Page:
Science and Mathematics is all about building abstract models which attempt to reflect various aspects of reality. As someone who did a Ph.D. in theoretical organic chemistry I am well used to the idea of multiple models of atoms and how they interact and whether, for example, it is useful to think of them as rather like miniature billiard balls, or as abstract probability functions. The problem Chris Yapp refers to arises because the computer industry has myopically concentrated on a single model based on pre-defined algorithms for the way information can be processed.
The early computers were developed to carry out highly repetitive mathematical calculations which could not be done quickly or accurately enough by specially trained human beings. It turns out that many highly repetitive tasks could be represented by a predefined set of rules (an algorithm) and hence be carried out using a computer. What could be done was limited by the speed and memory of the computer, and the ability of people of people to program the systems. However this proved to be no real barrier as every few years faster computers, with more memory, and easier to use programming languages appeared on the market, while more and more people were trained to use them. There was big money to be made and careers to be built and it seemed that everyone tried to get on the bandwagon. Worldwide hundreds of people started to develop better hardware and software and the result was a rat race where the first to get to get a successful product to the market won, and the rest fell by the wayside.
In this heated environment did anyone stop and ask whether there was a alternative information model for handling open-ended tasks involving dynamic interaction with human beings. Even the pioneering work at Xerox Parc, which led to the kinds of user interfaces we find today on personal computing systems, did not go back to first principles. It took if for granted that computers were inherently opaque black box systems and that what was needed was a front end which hid the incomprehensible internal workings from the human users. Dozens of different computer languages were devised to find different ways to write algorithms – without asking whether humans naturally thought in an algorithmic way. It was suggested that there was no point in looking for an alternative approach because theoreticians such as Turing related the stored program computer to a “universal machine” – and surely one couldn’t possibly start with anything better than a universal machine. In fact anyone who took time off to question the scientific foundations of what was an outrageously successful industry would soon find themselves at the back of the queue in the race for fame and fortune.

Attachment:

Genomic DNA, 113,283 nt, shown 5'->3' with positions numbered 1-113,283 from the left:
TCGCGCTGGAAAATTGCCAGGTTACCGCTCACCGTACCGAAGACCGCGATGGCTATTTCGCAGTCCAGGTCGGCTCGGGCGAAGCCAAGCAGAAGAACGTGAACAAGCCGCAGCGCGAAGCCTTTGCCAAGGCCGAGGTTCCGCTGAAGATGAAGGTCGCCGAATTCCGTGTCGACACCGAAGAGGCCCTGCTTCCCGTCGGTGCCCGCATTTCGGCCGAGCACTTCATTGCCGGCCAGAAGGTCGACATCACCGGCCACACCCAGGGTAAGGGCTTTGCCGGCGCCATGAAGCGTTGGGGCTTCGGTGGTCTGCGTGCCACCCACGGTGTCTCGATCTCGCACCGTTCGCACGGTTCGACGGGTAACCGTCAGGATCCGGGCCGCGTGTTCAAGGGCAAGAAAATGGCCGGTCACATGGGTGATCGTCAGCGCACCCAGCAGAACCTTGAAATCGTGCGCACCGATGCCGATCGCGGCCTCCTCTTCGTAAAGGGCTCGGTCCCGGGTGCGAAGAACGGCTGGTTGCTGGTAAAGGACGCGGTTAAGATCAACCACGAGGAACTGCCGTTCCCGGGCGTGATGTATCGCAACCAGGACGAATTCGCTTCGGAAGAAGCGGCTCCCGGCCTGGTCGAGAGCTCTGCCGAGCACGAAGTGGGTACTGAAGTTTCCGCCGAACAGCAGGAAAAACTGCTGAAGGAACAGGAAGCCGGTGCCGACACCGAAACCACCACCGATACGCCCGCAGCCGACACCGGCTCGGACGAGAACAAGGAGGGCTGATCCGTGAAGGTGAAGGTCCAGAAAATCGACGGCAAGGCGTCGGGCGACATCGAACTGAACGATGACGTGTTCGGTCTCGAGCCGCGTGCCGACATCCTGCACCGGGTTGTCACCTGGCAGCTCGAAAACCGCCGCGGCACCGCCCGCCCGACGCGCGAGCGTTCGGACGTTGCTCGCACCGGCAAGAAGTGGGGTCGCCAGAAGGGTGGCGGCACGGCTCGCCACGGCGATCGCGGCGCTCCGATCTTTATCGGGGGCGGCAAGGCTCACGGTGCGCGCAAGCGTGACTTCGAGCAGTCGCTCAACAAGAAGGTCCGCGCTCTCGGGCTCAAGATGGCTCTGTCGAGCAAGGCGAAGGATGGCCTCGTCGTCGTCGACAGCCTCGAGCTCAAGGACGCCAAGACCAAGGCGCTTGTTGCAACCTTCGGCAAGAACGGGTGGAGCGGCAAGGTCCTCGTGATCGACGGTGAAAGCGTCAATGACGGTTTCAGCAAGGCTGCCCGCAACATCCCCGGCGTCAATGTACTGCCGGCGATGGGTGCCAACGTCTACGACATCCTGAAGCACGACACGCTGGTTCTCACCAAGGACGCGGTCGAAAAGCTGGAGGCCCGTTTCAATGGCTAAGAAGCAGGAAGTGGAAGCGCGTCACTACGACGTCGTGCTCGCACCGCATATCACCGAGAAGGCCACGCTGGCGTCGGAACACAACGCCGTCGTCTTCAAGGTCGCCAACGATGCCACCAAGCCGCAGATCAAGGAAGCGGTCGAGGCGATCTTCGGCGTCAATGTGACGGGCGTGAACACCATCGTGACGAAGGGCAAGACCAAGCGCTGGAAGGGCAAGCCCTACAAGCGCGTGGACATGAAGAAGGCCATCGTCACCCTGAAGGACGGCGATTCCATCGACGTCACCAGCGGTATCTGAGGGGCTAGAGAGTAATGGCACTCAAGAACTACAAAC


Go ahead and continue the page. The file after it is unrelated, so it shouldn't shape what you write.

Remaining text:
But is the algorithmic model really the best or only “universal machine” model for handling information – especially when incompletely understood and dynamically changing real world tasks involving incomplete and fuzzy information is concerned?
My own research suggests that there is an alternative – but to someone who is immersed in the world of formal algorithms the first steps are counter-intuitive.
In 1967 I made a mistake as far as my career was concerned as I would undoubtedly have had an easier life if I had not queried the establishment line. I was a comparative newcomer to the computer industry, but one who had entered via an unusual career path. I had experience of working in a very complex manual management information system where the key was spotting and reporting the unexpected. I then moved to a very large and complex commercial sales accounting system (Shell Mex & BP) in a completely different industry where the problem was interfacing with a wide and ever changing market. It may well have been one of the most advances computer system of its type at the time. Finally I moved to a planning department concerned with the probable market place for next generation large computers. My mistake was to pass my boss a note which said that I thought it might be possible to reprogram the microcode of an IBM architecture computer to give it a human friendly symbolic assembly language. This language was called CODIL as it was a Context Dependent Information Language. In retrospect what I had done was to take my manual skills in processing open-ended tasks and transferred to the computer.